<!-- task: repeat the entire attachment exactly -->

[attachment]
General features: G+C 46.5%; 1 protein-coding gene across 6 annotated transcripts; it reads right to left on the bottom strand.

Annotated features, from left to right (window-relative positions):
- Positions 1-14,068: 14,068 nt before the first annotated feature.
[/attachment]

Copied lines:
General features: G+C 46.5%; 1 protein-coding gene across 6 annotated transcripts; it reads right to left on the bottom strand.

Annotated features, from left to right (window-relative positions):
- Positions 1-14,068: 14,068 nt before the first annotated feature.